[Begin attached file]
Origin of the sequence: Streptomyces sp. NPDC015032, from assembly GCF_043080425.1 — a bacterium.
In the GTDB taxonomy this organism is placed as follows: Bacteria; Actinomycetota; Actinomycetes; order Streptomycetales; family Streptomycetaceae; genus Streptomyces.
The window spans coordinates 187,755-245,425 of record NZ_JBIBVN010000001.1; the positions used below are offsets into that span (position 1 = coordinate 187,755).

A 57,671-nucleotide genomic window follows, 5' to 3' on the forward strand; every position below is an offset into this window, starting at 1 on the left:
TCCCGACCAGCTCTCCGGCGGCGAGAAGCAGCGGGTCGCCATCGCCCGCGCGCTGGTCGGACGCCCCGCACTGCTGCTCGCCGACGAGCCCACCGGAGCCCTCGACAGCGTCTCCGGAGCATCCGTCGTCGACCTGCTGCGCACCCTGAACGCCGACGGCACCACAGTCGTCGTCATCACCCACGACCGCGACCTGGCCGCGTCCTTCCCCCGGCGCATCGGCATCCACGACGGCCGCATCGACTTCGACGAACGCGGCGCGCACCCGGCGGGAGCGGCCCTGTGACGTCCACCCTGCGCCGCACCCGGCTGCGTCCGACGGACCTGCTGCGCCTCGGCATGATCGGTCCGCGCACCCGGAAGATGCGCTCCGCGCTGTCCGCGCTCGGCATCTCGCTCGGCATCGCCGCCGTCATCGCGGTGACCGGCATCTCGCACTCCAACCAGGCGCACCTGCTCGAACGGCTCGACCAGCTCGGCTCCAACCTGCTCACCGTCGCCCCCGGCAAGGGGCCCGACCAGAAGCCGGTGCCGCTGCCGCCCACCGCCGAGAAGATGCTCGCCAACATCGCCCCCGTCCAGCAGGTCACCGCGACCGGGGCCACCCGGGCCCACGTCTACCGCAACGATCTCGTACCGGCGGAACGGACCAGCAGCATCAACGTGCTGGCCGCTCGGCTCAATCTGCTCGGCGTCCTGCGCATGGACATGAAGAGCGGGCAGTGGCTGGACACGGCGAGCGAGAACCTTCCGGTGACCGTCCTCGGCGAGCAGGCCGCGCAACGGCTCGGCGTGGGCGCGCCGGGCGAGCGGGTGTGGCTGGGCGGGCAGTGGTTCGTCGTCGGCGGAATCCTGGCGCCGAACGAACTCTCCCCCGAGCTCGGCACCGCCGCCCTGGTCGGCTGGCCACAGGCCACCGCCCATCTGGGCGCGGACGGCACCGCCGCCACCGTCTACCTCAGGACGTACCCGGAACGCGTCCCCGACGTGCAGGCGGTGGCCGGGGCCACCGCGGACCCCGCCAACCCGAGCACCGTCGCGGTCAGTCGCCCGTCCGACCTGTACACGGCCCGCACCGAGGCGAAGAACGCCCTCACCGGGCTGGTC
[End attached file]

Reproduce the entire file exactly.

Origin of the sequence: Streptomyces sp. NPDC015032, from assembly GCF_043080425.1 — a bacterium.
In the GTDB taxonomy this organism is placed as follows: Bacteria; Actinomycetota; Actinomycetes; order Streptomycetales; family Streptomycetaceae; genus Streptomyces.
The window spans coordinates 187,755-245,425 of record NZ_JBIBVN010000001.1; the positions used below are offsets into that span (position 1 = coordinate 187,755).

A 57,671-nucleotide genomic window follows, 5' to 3' on the forward strand; every position below is an offset into this window, starting at 1 on the left:
TCCCGACCAGCTCTCCGGCGGCGAGAAGCAGCGGGTCGCCATCGCCCGCGCGCTGGTCGGACGCCCCGCACTGCTGCTCGCCGACGAGCCCACCGGAGCCCTCGACAGCGTCTCCGGAGCATCCGTCGTCGACCTGCTGCGCACCCTGAACGCCGACGGCACCACAGTCGTCGTCATCACCCACGACCGCGACCTGGCCGCGTCCTTCCCCCGGCGCATCGGCATCCACGACGGCCGCATCGACTTCGACGAACGCGGCGCGCACCCGGCGGGAGCGGCCCTGTGACGTCCACCCTGCGCCGCACCCGGCTGCGTCCGACGGACCTGCTGCGCCTCGGCATGATCGGTCCGCGCACCCGGAAGATGCGCTCCGCGCTGTCCGCGCTCGGCATCTCGCTCGGCATCGCCGCCGTCATCGCGGTGACCGGCATCTCGCACTCCAACCAGGCGCACCTGCTCGAACGGCTCGACCAGCTCGGCTCCAACCTGCTCACCGTCGCCCCCGGCAAGGGGCCCGACCAGAAGCCGGTGCCGCTGCCGCCCACCGCCGAGAAGATGCTCGCCAACATCGCCCCCGTCCAGCAGGTCACCGCGACCGGGGCCACCCGGGCCCACGTCTACCGCAACGATCTCGTACCGGCGGAACGGACCAGCAGCATCAACGTGCTGGCCGCTCGGCTCAATCTGCTCGGCGTCCTGCGCATGGACATGAAGAGCGGGCAGTGGCTGGACACGGCGAGCGAGAACCTTCCGGTGACCGTCCTCGGCGAGCAGGCCGCGCAACGGCTCGGCGTGGGCGCGCCGGGCGAGCGGGTGTGGCTGGGCGGGCAGTGGTTCGTCGTCGGCGGAATCCTGGCGCCGAACGAACTCTCCCCCGAGCTCGGCACCGCCGCCCTGGTCGGCTGGCCACAGGCCACCGCCCATCTGGGCGCGGACGGCACCGCCGCCACCGTCTACCTCAGGACGTACCCGGAACGCGTCCCCGACGTGCAGGCGGTGGCCGGGGCCACCGCGGACCCCGCCAACCCGAGCACCGTCGCGGTCAGTCGCCCGTCCGACCTGTACACGGCCCGCACCGAGGCGAAGAACGCCCTCACCGGGCTGGTC